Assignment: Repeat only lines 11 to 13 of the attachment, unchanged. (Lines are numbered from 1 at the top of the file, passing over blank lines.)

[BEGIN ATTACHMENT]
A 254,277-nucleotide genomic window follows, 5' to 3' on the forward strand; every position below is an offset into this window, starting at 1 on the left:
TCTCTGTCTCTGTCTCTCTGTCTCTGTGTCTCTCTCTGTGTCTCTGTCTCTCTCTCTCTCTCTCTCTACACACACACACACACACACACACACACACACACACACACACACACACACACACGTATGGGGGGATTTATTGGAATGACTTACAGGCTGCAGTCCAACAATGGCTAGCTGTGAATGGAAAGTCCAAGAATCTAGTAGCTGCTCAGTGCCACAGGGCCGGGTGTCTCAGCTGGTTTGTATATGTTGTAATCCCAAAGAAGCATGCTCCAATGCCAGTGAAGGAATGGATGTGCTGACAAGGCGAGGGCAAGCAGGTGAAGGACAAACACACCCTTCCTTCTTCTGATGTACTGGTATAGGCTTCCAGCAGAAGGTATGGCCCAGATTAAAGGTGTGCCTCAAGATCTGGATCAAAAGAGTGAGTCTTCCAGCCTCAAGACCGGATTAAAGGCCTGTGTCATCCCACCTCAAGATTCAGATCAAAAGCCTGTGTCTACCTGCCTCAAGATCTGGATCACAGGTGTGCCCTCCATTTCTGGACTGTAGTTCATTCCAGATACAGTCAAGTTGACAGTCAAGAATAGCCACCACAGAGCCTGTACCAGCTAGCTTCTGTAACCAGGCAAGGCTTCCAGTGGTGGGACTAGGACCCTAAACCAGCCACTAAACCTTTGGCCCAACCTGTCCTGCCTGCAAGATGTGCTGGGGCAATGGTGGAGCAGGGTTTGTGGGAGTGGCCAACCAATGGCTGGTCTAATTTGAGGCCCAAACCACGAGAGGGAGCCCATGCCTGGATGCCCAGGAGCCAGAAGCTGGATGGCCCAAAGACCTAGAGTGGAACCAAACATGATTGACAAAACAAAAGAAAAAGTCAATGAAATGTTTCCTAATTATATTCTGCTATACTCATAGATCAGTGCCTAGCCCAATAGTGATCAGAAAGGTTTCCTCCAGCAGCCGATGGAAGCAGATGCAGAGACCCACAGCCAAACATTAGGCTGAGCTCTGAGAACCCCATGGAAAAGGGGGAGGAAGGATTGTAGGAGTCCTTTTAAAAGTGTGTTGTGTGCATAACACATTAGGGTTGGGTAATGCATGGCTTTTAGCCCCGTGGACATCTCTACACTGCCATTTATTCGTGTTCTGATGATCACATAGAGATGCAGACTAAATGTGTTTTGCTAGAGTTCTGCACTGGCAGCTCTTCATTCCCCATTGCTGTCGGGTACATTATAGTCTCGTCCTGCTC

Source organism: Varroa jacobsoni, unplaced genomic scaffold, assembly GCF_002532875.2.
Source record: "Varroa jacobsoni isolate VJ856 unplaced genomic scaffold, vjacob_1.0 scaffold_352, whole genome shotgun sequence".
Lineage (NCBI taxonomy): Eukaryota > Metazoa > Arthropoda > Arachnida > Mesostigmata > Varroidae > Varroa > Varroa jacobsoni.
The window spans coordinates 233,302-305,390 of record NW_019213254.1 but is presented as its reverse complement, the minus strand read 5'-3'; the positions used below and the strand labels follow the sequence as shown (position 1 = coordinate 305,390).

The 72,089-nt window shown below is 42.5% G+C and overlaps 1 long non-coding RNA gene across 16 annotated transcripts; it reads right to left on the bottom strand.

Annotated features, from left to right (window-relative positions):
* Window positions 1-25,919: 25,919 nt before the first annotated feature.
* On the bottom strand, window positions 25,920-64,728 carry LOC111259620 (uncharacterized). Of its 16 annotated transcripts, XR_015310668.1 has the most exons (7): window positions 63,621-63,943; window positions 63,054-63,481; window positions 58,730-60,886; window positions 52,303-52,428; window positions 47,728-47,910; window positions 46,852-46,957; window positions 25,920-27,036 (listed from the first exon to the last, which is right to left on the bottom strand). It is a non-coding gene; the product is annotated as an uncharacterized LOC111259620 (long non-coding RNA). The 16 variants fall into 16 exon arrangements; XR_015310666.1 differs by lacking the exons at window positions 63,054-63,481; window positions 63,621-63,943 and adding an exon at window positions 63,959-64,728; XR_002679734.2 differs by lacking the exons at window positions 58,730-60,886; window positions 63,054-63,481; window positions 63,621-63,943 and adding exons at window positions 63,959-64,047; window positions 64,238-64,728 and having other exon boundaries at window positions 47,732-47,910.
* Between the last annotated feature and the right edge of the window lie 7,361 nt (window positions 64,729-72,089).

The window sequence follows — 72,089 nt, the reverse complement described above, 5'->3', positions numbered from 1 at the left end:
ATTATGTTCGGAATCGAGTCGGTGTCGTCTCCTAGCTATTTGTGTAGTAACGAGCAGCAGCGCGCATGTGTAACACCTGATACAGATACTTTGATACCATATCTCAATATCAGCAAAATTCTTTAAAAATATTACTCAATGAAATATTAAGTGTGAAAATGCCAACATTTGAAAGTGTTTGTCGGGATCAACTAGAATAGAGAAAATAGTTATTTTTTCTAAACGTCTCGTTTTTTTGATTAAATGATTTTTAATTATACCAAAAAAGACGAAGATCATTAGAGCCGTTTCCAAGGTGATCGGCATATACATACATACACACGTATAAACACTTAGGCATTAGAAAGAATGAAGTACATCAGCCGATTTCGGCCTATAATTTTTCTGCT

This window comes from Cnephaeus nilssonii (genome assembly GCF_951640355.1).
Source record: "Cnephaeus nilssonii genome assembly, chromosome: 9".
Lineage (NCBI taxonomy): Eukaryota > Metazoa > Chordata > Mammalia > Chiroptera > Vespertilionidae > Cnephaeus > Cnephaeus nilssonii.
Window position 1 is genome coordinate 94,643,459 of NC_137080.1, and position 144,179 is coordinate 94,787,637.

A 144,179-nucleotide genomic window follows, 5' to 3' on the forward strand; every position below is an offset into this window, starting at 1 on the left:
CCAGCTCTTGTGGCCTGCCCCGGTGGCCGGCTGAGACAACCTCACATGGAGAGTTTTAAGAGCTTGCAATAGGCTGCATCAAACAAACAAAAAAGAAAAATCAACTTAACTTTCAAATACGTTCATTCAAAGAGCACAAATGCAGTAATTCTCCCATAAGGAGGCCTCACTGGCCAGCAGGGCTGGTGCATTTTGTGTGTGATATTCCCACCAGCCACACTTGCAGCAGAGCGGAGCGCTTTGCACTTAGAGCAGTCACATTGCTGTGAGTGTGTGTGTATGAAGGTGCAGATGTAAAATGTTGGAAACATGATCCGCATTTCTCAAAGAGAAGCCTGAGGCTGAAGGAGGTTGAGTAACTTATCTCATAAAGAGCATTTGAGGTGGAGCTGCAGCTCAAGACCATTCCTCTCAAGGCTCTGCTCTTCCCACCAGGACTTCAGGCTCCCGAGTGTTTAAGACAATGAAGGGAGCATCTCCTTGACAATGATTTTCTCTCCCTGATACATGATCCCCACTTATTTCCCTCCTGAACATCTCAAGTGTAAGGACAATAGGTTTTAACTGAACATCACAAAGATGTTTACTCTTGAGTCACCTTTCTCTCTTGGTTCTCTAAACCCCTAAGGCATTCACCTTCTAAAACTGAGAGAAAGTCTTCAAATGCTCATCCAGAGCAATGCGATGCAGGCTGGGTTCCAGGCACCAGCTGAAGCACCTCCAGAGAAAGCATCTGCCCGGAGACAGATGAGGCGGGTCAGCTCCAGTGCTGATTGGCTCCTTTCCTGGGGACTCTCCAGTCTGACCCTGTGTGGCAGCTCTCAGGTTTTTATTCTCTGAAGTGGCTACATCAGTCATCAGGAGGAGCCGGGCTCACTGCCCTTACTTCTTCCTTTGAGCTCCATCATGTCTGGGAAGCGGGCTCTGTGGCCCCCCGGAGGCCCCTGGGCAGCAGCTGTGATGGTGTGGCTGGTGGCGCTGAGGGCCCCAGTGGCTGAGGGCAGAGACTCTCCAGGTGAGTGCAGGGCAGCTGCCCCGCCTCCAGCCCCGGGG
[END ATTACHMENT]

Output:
* Between the last annotated feature and the right edge of the window lie 7,361 nt (window positions 64,729-72,089).

The window sequence follows — 72,089 nt, the reverse complement described above, 5'->3', positions numbered from 1 at the left end:
ATTATGTTCGGAATCGAGTCGGTGTCGTCTCCTAGCTATTTGTGTAGTAACGAGCAGCAGCGCGCATGTGTAACACCTGATACAGATACTTTGATACCATATCTCAATATCAGCAAAATTCTTTAAAAATATTACTCAATGAAATATTAAGTGTGAAAATGCCAACATTTGAAAGTGTTTGTCGGGATCAACTAGAATAGAGAAAATAGTTATTTTTTCTAAACGTCTCGTTTTTTTGATTAAATGATTTTTAATTATACCAAAAAAGACGAAGATCATTAGAGCCGTTTCCAAGGTGATCGGCATATACATACATACACACGTATAAACACTTAGGCATTAGAAAGAATGAAGTACATCAGCCGATTTCGGCCTATAATTTTTCTGCT